Hobbies: learning while having fun
Liu, C.C. and Falk, J.H., 2014. Serious fun: Viewing hobbyist activities through a learning lens. International Journal of Science Education, Part B, 4(4), pp.343-355. https://www.tandfonline.com/doi/full/10.1080/21548455.2013.824130?scroll=top&needAccess=true
The article reviews a wide range of literature applicable to understanding why and how hobbyists learn.
Almost everybody has a hobby, and before reading this article I wouldn’t have thought that a hobby was a type of free learning experience. Well, every day we are learning new things, by reading the news, a book, chatting with a friend, by observations to our surroundings, everything could be a learning experience even if we are not consciously thinking about it. I found it very interesting how the different authors have studied a good-sized amount of people to do research on how they are acquiring new knowledge through their different hobbies.
People spend considerable time learning outside of school upon people’s innate interests. When people are motivated it’s more likely to persist in tasks over time and expend effort to master them, especially when they experience feelings of enjoyment and value for the activities, hobbies belong to these kind of activities (Linnenbrink & Pintrich, 2000).
Papert (1980) described hobbies as ‘hard fun’ activities from which the practitioners gain fulfillment, and in which they work hard to learn and to achieve their goals.
In the article they also talk about how hobbies involve active pursuit of knowledge and skills while feeling joy, happiness and fulfillment expected from a satisfying leisure experience, which gives you freedom.
When learning something motivated by your own interest and you achieve the goal you were looking for there’s a sensation of anything being possible. I think you can feel more excited when you finally get to understand and do something you couldn’t before, also every time you do it gives you the same or more satisfaction as when you started it.
Gelber (1999) found that hobbyists spend a substantial amount of time ‘thinking’ about their hobby while they are not ‘doing’ it. I found this happening to myself, one of my recent hobbies is slacklining which I have never done before coming to New Zealand. And even when I am just walking in the streets and see something similar where you can do some equilibrium I think about how would it feel to be in the slackline different from the wood or pavement that I am trying to balance at that moment. It is so fun!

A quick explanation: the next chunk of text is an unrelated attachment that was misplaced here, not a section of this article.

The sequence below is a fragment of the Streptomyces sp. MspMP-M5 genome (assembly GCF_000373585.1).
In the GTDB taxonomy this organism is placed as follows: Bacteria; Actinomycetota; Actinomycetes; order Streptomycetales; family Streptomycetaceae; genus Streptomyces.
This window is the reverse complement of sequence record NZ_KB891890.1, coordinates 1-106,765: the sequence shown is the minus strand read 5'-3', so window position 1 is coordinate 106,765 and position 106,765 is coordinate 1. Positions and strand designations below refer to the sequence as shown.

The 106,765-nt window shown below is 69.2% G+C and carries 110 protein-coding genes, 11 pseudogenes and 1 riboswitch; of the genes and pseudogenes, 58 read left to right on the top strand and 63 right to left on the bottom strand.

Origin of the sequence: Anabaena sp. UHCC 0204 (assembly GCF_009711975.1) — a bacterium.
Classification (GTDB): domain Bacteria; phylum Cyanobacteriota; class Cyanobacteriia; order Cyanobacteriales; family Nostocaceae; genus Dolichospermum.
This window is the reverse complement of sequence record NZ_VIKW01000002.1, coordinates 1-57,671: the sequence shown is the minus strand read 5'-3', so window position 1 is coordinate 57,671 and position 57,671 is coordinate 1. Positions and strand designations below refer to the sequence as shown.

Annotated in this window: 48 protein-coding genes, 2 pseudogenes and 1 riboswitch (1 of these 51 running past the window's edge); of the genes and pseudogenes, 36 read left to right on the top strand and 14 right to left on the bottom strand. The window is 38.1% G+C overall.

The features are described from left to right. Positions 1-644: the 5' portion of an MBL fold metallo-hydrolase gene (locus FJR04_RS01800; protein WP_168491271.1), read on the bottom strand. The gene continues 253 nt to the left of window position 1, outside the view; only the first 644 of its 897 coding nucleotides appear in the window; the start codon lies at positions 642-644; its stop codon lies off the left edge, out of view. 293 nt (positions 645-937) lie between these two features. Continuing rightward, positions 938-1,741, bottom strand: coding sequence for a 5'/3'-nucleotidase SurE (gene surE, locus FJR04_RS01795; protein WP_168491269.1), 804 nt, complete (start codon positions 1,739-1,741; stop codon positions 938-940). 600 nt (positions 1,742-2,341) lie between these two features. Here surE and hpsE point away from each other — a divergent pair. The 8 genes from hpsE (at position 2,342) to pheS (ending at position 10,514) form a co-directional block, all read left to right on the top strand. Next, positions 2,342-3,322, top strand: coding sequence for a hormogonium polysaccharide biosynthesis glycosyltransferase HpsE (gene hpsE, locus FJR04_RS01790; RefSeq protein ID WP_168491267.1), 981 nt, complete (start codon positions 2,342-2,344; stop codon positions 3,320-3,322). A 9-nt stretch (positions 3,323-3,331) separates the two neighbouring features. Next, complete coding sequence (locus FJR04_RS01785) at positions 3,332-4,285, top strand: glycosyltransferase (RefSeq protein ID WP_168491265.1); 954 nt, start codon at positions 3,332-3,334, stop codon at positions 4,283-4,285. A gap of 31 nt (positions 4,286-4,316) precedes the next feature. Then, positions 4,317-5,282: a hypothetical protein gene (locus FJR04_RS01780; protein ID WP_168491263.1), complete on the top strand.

The article mentions four notable characteristics of hobbyist learning:
1. The situated, real world nature of what is learned: content to be learned is directly and specifically focused on the particular needs and realities of the hobby. For example, a typical ornamental fish hobbyist will need to know about a wide range of subjects, including fish biology and ecology, water chemistry, fish taxonomy, physics, and veterinary medicine, as well as skills such as plumbing and electrical wiring.
2. The social, community aspect of the enterprise: watching demonstrations by instructors and experienced hobbyists, sharing knowledge and mentoring newcomers is an important value for community. There are organizations that can provide benefits such as equipment, information, and activities from which hobbyists can learn more about the hobby.
3. The development of expertise or mastery: expertise is frequently considered a goal of education, hobbyists focused more on the functional components of any system, since they are more self-directed and self-motivated they could master their hobby dividing the subjects they want to learn first.
4. The important role played by interest and intrinsic motivation: individuals who have an interest in a topic are more likely to be motivated learners; they are more likely to seek out challenge and difficulty, use effective learning strategies, and make use of feedback(Lipstein & Renninger 2006).
They conclude that being surrounded and accepted by like-minded individuals create a particularly reinforcing environment for hobbyists.
Studying hobbyists affords an important opportunity to build a better understanding of how individuals engage in learning across their lifetime, particularly since it represents a prime example of persistent, long-term learning driven primarily by the learners’ interest in and motivation for a subject.
Hobbies are such an important part of our understanding of many things, I wouldn’t have thought before. What do you think about this? Do you agree with what they mention in the article? Tell me one of your hobbies that has made you feel you have to do more research to master it.
Gelber, S. M. (1999).Hobbies: Leisure and the culture of work in America. New York, NY: Columbia University Press.
Linnenbrink, E., & Pintrich, P. R. (2000). Multiple pathways to learning and achievement: The role of goal orientation in fostering adaptive motivation, affect, and cognition. In C. Sansone & J. Harackiewicz (Eds.),Intrinsic and extrinsic motivation: The search for optimal motivation and performance(pp. 195 – 227). San Diego, CA: Academic Press.
Lipstein, R., & Renninger, K. A. (2006). “Putting things into words”: 12 – 15-year-old students’ interest for writing. In P. Boscolo & S. Hidi (Eds.),Motivation and writing: Research and school practice(pp. 113 – 140). New York: Kluwer Academic/Plenum.
Papert, S. (1980).Mindstorms: Children, computers and powerful ideas. New York, NY: Basic Books.